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Javadekar to lead at Ban Ki-moon's climate summit in New York

The minister is expected to showcase India's achievements on the climate change in order to push the focus back on the developed countries to deliver more on their existing commitments

Nitin Sethi  |  New Delhi 

Prakash Javadekar
Prakash Javadekar

India will be represented by Environment Minister Prakash Javadekar at the United Nations Secretary General (UNSG) Ban Ki-moon's summit on climate change in New York on September 23. In a move coordinated with China and other developing countries, the minister is expected to showcase India's achievements on the climate change in order to push the focus back on the developed countries to deliver more on their existing commitments.

In two rounds of meetings over the past month in Delhi and Beijing, the two countries and others had shared apprehensions about the summit subverting the on-going formal negotiations under the UN convention on climate change.

The formal UN negotiations which are to stitch a global deal by 2015 do not have a role for the UNSG, and in the past, too, his interventions in climate talks have not been taken well by several developing countries, including India.

An Indian climate negotiator told Business Standard, "The prime minister had pre-scheduled visit to the US, and the UN General Assembly and the summit's dates did not fit in. But we are apprehensive about the attempt at the UNSG summit to pre-judge the results of the formal climate negotiations. It was decided that all those countries that are ready are expected to present their nationally determined targets (on reducing emissions) by March 2015 for the Paris agreement."

He noted that the onus for more action on climate change in the pre-2020 period was on the developed countries, but most rich nations had avoided talking of it so far. "By asking for all countries to pledge at equal footing at the New York meeting, the summit is taking a shot at the firewall between developed countries and poor countries. This is not acceptable to us and many others," he added.

The UN climate convention requires developed countries with much greater historical responsibility to take the lead in fighting climate change and to provide resources to the poor countries to also act keeping their development priorities in mind. But the developed countries are keen to break this firewall in the 2015 agreement pointing to growing future emissions of countries such as India and China. The UNSG's summit, India believes, is another move that breaks the existing agreement that developing countries' actions should be predicated on the funding and technological support the rich nations provide.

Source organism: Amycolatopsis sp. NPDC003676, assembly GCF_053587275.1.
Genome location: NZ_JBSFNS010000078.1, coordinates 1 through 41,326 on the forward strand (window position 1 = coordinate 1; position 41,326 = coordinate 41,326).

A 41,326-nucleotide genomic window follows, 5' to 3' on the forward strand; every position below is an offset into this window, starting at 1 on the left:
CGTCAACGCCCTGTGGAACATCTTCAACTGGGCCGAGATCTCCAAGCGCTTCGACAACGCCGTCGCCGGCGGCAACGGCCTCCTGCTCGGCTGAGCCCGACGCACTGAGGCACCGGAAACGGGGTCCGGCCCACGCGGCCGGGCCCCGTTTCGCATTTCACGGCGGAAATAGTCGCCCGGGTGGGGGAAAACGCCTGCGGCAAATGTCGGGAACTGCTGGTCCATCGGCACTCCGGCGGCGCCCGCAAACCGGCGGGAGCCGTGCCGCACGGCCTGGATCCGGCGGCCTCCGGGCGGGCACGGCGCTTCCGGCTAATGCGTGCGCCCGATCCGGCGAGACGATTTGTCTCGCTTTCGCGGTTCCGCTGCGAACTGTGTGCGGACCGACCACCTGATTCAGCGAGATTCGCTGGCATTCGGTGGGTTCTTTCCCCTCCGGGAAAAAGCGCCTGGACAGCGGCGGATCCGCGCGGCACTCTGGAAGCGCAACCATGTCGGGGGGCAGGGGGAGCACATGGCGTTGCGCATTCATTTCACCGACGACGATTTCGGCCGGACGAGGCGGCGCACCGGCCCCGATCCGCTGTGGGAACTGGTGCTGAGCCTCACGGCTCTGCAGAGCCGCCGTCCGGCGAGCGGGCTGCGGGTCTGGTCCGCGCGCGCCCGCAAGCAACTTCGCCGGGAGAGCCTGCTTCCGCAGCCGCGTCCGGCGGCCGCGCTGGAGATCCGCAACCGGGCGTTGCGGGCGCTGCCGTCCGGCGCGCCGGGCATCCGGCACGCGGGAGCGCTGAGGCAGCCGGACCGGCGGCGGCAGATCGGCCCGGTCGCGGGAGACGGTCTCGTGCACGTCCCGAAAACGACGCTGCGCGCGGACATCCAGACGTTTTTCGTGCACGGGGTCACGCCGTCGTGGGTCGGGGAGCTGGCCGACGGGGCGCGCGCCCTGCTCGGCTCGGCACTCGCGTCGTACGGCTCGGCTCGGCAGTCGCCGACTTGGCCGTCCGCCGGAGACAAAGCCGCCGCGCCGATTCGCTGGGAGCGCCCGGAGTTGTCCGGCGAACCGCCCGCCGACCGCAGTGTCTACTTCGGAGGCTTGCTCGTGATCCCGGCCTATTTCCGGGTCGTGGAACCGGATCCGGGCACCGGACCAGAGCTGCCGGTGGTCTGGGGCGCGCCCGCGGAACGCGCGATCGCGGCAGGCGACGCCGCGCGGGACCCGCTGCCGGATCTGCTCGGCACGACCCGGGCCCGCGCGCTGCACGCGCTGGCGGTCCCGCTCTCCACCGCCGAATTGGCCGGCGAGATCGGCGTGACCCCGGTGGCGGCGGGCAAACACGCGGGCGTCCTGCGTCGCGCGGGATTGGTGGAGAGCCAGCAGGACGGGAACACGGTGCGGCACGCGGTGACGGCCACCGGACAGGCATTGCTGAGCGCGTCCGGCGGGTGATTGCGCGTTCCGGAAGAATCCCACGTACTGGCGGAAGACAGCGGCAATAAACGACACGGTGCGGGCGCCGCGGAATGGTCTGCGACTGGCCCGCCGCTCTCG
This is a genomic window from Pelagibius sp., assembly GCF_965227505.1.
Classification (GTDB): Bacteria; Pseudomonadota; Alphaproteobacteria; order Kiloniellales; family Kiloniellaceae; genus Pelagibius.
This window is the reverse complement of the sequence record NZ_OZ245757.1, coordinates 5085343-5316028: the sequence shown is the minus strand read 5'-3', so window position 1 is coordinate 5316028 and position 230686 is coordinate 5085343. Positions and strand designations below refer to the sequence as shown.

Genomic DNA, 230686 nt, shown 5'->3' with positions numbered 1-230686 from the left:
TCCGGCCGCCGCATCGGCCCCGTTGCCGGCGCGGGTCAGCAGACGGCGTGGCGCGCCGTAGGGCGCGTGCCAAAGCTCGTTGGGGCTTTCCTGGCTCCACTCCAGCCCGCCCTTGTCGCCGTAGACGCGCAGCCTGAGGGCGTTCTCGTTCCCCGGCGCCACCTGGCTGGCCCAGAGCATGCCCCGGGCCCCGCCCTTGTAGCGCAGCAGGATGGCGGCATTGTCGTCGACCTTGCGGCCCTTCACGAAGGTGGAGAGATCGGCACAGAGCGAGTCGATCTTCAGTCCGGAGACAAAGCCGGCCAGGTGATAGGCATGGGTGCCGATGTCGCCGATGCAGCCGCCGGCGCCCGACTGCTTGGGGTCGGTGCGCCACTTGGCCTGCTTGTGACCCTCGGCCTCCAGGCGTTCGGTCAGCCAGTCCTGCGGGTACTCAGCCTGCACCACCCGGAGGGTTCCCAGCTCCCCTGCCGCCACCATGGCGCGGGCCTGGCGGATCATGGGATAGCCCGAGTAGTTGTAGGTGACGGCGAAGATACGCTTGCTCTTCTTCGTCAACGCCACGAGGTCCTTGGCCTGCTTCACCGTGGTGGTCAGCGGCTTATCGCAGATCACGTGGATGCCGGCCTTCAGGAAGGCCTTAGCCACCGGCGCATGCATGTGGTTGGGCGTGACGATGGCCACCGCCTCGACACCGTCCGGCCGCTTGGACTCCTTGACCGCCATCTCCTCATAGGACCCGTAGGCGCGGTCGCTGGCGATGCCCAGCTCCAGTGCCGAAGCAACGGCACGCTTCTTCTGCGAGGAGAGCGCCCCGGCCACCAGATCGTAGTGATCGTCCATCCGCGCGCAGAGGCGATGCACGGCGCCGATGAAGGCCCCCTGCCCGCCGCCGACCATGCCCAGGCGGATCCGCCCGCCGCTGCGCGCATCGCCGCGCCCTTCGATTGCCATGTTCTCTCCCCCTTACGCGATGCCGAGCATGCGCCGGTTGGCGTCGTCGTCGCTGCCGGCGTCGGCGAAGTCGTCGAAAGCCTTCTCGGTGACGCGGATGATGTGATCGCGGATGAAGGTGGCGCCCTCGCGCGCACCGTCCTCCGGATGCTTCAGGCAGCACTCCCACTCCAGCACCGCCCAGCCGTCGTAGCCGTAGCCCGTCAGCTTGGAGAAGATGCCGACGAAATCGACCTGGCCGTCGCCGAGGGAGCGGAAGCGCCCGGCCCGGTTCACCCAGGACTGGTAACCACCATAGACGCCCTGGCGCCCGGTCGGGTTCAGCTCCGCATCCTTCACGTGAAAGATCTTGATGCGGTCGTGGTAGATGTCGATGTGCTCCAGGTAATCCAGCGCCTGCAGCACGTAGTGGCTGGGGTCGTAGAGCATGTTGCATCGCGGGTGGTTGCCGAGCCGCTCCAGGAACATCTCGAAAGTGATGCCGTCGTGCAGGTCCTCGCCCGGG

"Countries such as India and China have already volunteered targets for emission reductions in 2010 and naturally we shall do more under the 2015 agreement, but the basic principles such as equity cannot be done away with when responsibility is shared," said the Indian negotiator.

Consequently India's environment minister is expected to use the platform make demands on the developed countries to come through on their commitments besides highlighting the initiatives taken by the NDA government in sectors like solar power and energy efficiency. The developed countries were required under existing agreements to up their commitments to reduce greenhouse gas emissions in the pre-2020 period, as well as inch closer to the target of $100 billion finance for the poor countries to fight climate change. Even the ratification process of the second phase of Kyoto Protocol has not been completed as yet.

Javadekar will also hold a series of bilateral meetings on climate change with other countries on the side of the visit to UN. Along with China and other countries that form the Like Minded Developing Countries group, India had decided to deepen its climate diplomacy links with other developing nations such as the Africa group.

The minister will also attend the high level summit of the Minamata Convention on September 24 at New York. He will sign on behalf of India to finally ratify the international agreement regulating the use of the chemical, Mercury. More than 100 countries have already ratified the convention since 2013, but India has held out so far coming in for some criticism.

First Published: Thu, September 18 2014. 00:43 IST
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